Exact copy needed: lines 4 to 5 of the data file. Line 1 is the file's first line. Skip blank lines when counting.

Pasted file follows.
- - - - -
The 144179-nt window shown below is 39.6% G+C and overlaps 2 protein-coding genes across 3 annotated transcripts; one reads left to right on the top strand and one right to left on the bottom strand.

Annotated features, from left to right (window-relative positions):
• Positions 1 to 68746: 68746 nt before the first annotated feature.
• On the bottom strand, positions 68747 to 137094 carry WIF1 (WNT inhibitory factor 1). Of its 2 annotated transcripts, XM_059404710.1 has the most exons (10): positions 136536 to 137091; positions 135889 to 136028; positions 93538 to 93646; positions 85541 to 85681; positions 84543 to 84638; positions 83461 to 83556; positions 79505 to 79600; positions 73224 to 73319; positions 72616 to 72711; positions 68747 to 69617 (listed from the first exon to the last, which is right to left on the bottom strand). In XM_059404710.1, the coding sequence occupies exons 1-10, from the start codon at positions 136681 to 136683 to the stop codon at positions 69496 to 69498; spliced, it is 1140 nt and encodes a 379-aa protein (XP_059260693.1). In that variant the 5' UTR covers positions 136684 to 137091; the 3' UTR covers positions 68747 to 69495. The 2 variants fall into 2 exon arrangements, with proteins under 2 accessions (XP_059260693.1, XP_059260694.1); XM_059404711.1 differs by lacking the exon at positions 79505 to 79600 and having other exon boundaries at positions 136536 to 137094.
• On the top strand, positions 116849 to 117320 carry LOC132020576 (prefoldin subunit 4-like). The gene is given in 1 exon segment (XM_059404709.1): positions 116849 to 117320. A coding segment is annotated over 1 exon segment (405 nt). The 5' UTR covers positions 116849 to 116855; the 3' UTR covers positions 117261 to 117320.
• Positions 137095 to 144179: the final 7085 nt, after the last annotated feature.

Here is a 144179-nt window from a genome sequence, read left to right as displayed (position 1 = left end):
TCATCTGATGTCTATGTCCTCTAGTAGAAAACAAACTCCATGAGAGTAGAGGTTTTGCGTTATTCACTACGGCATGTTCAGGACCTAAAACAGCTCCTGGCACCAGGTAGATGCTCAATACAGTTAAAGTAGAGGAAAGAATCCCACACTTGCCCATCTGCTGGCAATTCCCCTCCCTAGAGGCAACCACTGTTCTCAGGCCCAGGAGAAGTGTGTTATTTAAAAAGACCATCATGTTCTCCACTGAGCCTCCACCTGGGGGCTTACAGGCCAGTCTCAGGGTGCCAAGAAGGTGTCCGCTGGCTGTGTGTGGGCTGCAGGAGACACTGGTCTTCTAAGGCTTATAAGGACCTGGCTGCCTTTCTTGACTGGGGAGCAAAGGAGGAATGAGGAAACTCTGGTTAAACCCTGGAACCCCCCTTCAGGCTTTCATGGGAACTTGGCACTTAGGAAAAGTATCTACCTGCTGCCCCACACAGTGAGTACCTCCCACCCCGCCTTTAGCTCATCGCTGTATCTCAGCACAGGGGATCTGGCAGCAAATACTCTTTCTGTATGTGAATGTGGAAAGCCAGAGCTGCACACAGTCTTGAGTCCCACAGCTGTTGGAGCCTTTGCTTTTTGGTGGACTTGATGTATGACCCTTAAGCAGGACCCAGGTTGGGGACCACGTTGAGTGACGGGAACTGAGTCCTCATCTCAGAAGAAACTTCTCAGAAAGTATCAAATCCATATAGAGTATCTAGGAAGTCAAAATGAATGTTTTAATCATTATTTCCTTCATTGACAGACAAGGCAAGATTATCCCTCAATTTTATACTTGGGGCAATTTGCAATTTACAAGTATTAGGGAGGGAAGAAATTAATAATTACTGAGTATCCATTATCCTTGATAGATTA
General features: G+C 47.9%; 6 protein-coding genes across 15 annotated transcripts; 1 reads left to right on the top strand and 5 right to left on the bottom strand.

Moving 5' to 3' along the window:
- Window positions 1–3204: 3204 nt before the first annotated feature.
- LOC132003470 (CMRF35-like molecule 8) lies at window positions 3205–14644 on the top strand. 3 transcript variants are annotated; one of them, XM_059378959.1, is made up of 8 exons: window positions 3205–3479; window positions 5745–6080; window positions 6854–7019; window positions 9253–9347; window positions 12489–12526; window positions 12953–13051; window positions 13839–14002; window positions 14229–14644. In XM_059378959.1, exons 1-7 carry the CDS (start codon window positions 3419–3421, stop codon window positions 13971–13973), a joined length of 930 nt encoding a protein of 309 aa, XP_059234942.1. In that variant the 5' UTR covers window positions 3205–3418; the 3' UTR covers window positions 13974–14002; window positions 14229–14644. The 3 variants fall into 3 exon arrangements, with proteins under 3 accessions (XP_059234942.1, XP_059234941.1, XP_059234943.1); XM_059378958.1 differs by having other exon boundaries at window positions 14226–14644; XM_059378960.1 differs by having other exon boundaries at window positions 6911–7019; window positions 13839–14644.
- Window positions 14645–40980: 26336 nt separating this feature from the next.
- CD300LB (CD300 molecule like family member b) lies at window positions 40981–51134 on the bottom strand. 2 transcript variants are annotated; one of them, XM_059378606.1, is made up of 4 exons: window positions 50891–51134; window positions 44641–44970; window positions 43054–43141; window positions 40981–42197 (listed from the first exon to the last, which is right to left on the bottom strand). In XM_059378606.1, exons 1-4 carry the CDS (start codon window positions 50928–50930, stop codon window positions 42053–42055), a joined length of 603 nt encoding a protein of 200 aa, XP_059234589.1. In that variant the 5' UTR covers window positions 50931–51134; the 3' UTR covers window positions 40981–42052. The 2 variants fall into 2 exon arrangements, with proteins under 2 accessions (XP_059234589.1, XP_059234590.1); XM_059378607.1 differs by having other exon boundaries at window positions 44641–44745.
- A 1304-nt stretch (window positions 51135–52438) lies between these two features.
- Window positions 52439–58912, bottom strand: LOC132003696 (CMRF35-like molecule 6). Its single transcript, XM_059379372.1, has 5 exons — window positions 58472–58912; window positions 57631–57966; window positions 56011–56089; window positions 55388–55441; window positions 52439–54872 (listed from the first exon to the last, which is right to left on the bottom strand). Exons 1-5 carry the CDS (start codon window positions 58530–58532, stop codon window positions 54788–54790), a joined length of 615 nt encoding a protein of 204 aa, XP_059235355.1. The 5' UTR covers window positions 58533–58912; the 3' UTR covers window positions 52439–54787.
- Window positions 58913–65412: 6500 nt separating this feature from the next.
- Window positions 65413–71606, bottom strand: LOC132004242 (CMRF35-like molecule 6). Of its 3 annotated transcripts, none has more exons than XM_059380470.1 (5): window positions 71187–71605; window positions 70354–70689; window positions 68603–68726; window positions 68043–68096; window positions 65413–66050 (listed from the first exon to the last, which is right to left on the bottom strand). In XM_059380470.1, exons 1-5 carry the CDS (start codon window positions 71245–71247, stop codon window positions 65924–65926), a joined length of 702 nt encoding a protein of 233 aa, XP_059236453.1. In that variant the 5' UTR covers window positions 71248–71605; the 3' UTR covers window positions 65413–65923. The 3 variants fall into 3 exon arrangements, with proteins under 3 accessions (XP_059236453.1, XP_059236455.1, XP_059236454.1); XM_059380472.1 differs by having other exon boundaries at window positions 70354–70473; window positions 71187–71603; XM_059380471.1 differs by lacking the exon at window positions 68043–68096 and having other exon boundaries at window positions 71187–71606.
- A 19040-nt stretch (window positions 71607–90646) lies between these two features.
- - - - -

• On the bottom strand, positions 68747 to 137094 carry WIF1 (WNT inhibitory factor 1). Of its 2 annotated transcripts, XM_059404710.1 has the most exons (10): positions 136536 to 137091; positions 135889 to 136028; positions 93538 to 93646; positions 85541 to 85681; positions 84543 to 84638; positions 83461 to 83556; positions 79505 to 79600; positions 73224 to 73319; positions 72616 to 72711; positions 68747 to 69617 (listed from the first exon to the last, which is right to left on the bottom strand). In XM_059404710.1, the coding sequence occupies exons 1-10, from the start codon at positions 136681 to 136683 to the stop codon at positions 69496 to 69498; spliced, it is 1140 nt and encodes a 379-aa protein (XP_059260693.1). In that variant the 5' UTR covers positions 136684 to 137091; the 3' UTR covers positions 68747 to 69495. The 2 variants fall into 2 exon arrangements, with proteins under 2 accessions (XP_059260693.1, XP_059260694.1); XM_059404711.1 differs by lacking the exon at positions 79505 to 79600 and having other exon boundaries at positions 136536 to 137094.
• On the top strand, positions 116849 to 117320 carry LOC132020576 (prefoldin subunit 4-like). The gene is given in 1 exon segment (XM_059404709.1): positions 116849 to 117320. A coding segment is annotated over 1 exon segment (405 nt). The 5' UTR covers positions 116849 to 116855; the 3' UTR covers positions 117261 to 117320.